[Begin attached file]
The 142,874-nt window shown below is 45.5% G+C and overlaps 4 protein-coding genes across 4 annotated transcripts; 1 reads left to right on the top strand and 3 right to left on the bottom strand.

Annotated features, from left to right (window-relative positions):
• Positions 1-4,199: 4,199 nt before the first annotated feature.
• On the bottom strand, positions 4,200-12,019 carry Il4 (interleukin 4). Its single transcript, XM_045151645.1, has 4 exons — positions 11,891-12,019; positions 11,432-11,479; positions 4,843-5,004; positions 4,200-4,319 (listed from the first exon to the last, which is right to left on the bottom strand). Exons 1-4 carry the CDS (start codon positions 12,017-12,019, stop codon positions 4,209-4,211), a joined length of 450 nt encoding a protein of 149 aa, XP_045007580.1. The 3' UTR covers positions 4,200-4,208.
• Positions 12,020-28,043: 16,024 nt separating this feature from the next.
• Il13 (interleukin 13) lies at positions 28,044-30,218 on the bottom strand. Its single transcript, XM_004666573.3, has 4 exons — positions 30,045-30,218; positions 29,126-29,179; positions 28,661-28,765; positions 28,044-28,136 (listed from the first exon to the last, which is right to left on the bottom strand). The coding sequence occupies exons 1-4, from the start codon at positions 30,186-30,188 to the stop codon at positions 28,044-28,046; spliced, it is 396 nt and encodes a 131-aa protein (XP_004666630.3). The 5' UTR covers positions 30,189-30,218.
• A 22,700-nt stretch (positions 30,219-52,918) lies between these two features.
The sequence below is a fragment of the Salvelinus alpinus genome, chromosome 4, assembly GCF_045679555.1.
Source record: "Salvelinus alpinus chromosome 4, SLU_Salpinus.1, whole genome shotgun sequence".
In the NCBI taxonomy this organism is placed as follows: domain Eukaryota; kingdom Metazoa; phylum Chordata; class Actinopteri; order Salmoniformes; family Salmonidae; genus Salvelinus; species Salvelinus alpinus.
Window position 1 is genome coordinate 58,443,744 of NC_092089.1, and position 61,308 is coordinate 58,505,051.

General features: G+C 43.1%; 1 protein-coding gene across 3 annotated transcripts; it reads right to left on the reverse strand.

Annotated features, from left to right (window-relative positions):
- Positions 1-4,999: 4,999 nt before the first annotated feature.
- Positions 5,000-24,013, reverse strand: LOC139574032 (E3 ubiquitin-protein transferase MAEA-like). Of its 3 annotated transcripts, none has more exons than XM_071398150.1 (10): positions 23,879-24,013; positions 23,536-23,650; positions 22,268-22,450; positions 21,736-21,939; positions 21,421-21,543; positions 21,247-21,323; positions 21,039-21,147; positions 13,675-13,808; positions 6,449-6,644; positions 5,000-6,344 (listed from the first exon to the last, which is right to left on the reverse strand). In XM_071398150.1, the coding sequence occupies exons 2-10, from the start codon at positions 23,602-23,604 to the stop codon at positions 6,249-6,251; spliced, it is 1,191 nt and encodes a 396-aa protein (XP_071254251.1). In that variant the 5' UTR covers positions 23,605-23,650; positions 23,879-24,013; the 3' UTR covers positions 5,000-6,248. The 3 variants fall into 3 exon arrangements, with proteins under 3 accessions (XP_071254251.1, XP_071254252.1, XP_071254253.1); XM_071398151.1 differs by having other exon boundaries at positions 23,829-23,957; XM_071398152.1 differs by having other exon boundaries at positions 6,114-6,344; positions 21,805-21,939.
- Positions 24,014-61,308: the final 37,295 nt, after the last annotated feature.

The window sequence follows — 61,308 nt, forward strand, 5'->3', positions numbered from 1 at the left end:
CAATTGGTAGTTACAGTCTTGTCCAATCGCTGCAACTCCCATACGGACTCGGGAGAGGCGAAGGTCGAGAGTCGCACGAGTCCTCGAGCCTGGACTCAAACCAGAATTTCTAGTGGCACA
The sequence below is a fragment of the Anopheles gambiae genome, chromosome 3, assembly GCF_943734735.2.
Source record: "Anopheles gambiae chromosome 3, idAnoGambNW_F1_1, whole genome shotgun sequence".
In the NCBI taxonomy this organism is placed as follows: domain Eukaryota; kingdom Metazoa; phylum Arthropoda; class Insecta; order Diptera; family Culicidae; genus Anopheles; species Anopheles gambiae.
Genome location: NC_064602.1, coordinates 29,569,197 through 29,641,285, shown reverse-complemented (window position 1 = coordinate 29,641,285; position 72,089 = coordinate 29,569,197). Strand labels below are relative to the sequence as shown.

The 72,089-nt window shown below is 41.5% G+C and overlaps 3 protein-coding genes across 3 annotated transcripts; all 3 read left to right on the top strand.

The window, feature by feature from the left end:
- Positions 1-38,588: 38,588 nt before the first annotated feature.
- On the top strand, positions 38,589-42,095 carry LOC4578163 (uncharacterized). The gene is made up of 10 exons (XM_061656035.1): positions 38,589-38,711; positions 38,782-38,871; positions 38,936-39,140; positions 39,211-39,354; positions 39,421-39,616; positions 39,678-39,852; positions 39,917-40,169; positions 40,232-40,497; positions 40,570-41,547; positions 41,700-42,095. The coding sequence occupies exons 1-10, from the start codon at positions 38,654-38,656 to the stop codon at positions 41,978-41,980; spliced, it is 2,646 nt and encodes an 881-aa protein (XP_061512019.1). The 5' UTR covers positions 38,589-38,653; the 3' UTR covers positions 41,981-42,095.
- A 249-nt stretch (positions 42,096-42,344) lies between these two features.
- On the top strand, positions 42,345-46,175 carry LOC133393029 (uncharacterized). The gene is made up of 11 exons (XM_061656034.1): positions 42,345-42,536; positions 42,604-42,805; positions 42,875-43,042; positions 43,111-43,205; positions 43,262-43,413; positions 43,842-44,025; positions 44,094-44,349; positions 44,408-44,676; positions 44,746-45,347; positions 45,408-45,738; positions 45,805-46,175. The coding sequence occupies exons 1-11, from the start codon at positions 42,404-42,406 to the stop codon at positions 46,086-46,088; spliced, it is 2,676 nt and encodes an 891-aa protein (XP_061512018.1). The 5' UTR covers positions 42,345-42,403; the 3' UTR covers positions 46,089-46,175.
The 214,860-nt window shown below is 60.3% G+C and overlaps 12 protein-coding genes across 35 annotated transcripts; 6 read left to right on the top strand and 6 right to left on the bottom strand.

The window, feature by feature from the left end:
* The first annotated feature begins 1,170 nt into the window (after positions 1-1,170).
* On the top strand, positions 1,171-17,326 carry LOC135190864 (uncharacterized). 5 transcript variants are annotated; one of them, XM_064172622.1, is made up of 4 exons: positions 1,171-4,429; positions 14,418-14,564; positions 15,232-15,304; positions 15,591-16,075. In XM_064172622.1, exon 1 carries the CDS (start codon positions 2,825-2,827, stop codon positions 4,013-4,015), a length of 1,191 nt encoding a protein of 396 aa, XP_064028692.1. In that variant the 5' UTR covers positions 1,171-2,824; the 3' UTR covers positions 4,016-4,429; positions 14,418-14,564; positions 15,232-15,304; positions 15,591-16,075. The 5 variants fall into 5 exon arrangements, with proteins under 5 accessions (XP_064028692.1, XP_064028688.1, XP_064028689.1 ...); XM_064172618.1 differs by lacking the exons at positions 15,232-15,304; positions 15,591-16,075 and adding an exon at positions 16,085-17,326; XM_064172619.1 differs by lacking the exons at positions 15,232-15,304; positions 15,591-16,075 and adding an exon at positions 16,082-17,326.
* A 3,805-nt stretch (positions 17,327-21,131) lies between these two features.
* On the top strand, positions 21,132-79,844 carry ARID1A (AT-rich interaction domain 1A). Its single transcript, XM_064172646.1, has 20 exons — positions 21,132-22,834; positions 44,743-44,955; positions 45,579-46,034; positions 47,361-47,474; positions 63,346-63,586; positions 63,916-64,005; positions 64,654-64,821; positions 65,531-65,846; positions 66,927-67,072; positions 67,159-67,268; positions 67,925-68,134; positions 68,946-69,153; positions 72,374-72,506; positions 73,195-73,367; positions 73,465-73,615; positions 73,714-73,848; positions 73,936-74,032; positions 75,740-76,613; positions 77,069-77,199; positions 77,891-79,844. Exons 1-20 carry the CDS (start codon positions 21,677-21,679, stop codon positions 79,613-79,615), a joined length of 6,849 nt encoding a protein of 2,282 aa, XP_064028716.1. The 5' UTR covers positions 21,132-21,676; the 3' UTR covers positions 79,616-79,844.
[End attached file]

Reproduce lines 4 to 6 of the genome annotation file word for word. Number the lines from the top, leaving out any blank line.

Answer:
• On the bottom strand, positions 4,200-12,019 carry Il4 (interleukin 4). Its single transcript, XM_045151645.1, has 4 exons — positions 11,891-12,019; positions 11,432-11,479; positions 4,843-5,004; positions 4,200-4,319 (listed from the first exon to the last, which is right to left on the bottom strand). Exons 1-4 carry the CDS (start codon positions 12,017-12,019, stop codon positions 4,209-4,211), a joined length of 450 nt encoding a protein of 149 aa, XP_045007580.1. The 3' UTR covers positions 4,200-4,208.
• Positions 12,020-28,043: 16,024 nt separating this feature from the next.
• Il13 (interleukin 13) lies at positions 28,044-30,218 on the bottom strand. Its single transcript, XM_004666573.3, has 4 exons — positions 30,045-30,218; positions 29,126-29,179; positions 28,661-28,765; positions 28,044-28,136 (listed from the first exon to the last, which is right to left on the bottom strand). The coding sequence occupies exons 1-4, from the start codon at positions 30,186-30,188 to the stop codon at positions 28,044-28,046; spliced, it is 396 nt and encodes a 131-aa protein (XP_004666630.3). The 5' UTR covers positions 30,189-30,218.